Returning to my local college this fall

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I've decided to return to my local community college this coming fall. I'm going to major in Physics with a concentration/intention to go into engineering with it.

There aren't that many information technology/computer science/entry level helpdesk job postings where I live. On Indeed.com there's only 1 or 2 pages of openings in the technology/helpdesk field.

Since I can't find a job in my field I've made a job in my field. I'm currently an Open Source Contributor on GitHub for experience/skill.

Is this a smart move for me to return to college this fall? I know that college is a scam (even worse that our system permits it), but is this generally a smart move that I'm going back or not? I'm going to stick to the state/public schools.
 

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  • #2
tnich
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I've decided to return to my local community college this coming fall. I'm going to major in Physics with a concentration/intention to go into engineering with it.

There aren't that many information technology/computer science/entry level helpdesk job postings where I live. On Indeed.com there's only 1 or 2 pages of openings in the technology/helpdesk field.

Since I can't find a job in my field I've made a job in my field. I'm currently an Open Source Contributor on GitHub for experience/skill.

Is this a smart move for me to return to college this fall? I know that college is a scam (even worse that our system permits it), but is this generally a smart move that I'm going back or not? I'm going to stick to the state/public schools.
You don't seem to have a very specific idea of what kind of job you want, yet. That's no crime. If you want a fulfilling job, follow your interests. It sounds like you are interested in computer science. What is it about CS that you like?
If you want a technical job, a technical degree in the same or closely related field will open a lot of doors for you. Many employers will not hire you for a technical job without a bachelor of science degree.
 
  • #3
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You don't seem to have a very specific idea of what kind of job you want, yet. That's no crime. If you want a fulfilling job, follow your interests. It sounds like you are interested in computer science. What is it about CS that you like?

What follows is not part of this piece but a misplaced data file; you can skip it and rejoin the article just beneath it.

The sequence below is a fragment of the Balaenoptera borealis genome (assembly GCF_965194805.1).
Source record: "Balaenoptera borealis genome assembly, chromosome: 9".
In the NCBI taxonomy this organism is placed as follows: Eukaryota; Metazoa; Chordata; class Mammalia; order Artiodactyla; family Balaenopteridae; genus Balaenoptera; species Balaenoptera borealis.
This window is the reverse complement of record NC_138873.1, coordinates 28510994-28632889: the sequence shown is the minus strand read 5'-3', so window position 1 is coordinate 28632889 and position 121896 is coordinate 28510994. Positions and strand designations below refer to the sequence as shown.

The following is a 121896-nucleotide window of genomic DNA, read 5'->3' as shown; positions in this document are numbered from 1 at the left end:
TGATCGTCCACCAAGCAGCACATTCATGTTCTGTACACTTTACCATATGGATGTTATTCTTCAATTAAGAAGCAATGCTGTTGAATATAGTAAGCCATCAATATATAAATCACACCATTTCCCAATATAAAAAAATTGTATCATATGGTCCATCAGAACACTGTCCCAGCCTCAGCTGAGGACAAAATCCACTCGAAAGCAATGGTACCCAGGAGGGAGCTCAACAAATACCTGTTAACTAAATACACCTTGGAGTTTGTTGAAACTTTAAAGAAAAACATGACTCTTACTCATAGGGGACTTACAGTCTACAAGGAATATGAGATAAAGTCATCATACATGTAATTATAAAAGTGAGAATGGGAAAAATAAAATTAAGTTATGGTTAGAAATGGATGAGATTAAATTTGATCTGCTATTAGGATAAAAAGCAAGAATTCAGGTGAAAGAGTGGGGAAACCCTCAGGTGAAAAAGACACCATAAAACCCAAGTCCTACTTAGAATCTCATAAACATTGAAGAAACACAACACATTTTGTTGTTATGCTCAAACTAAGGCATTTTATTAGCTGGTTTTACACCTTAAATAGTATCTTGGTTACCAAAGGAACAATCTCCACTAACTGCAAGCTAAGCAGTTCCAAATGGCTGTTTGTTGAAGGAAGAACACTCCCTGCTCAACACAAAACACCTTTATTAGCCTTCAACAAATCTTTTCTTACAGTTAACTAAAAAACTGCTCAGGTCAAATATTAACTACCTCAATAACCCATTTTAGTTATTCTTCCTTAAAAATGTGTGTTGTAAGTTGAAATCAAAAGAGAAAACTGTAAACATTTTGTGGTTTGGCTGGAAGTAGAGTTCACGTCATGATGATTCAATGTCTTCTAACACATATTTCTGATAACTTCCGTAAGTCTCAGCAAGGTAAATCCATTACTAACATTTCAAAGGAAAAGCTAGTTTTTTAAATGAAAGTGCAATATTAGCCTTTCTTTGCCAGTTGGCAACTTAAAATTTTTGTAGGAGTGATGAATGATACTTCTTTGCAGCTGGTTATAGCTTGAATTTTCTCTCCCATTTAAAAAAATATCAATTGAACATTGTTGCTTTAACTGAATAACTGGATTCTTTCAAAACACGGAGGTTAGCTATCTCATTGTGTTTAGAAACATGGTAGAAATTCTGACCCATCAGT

If you want a technical job, a technical degree in the same or closely related field will open a lot of doors for you. Many employers will not hire you for a technical job without a bachelor of science degree.
I'm going for engineering. I've held an interest in that field plus it's very closely related to computers and technology.
 
  • #4
tnich
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I'm going for engineering. I've held an interest in that field plus it's very closely related to computers and technology.
Engineering is still a pretty broad description of what you want to do. Have you narrowed it down at all? Electrical engineering? Mechanical engineering? Civil engineering? Chemical engineering? My guess is that you want electrical engineering since that is most closely related to computers.
 
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  • #5
tnich
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Engineering is still a pretty broad description of what you want to do. Have you narrowed it down at all? Electrical engineering? Mechanical engineering? Civil engineering? Chemical engineering? My guess is that you want electrical engineering since that is most closely related to computers.
Or maybe you are more interested in the software side. In that case, you might think about a CS major.
 
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  • #6
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Engineering is still a pretty broad description of what you want to do. Have you narrowed it down at all? Electrical engineering? Mechanical engineering? Civil engineering? Chemical engineering? My guess is that you want electrical engineering since that is most closely related to computers.
probably closer to computer or mechanical.
 
  • #7
tnich
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probably closer to computer or mechanical.
OK. It seems that you like computer hardware (though as a open source contributor, I would have guessed software). If computer hardware is what you like then yes, physics would be a good choice at the community college level.

You will also want to check transfer requirements for the public schools you are interested in and make sure you have the right boxes checked off in terms of course work. You can save yourself extra years in college that way. Your community college career center or counselors ought to be able to help you with that.

The key thing, though, is to identify what kind of work you really like to do. What is it that gives you a sense of satisfaction? If you can figure that out and find a field that lets you do more of that, then you won't mind the hard work it takes to learn that field. You will probably enjoy doing it. So once again, what is it that you like about computer science?
 
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  • #8
Choppy
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Is this a smart move for me to return to college this fall? I know that college is a scam (even worse that our system permits it), but is this generally a smart move that I'm going back or not?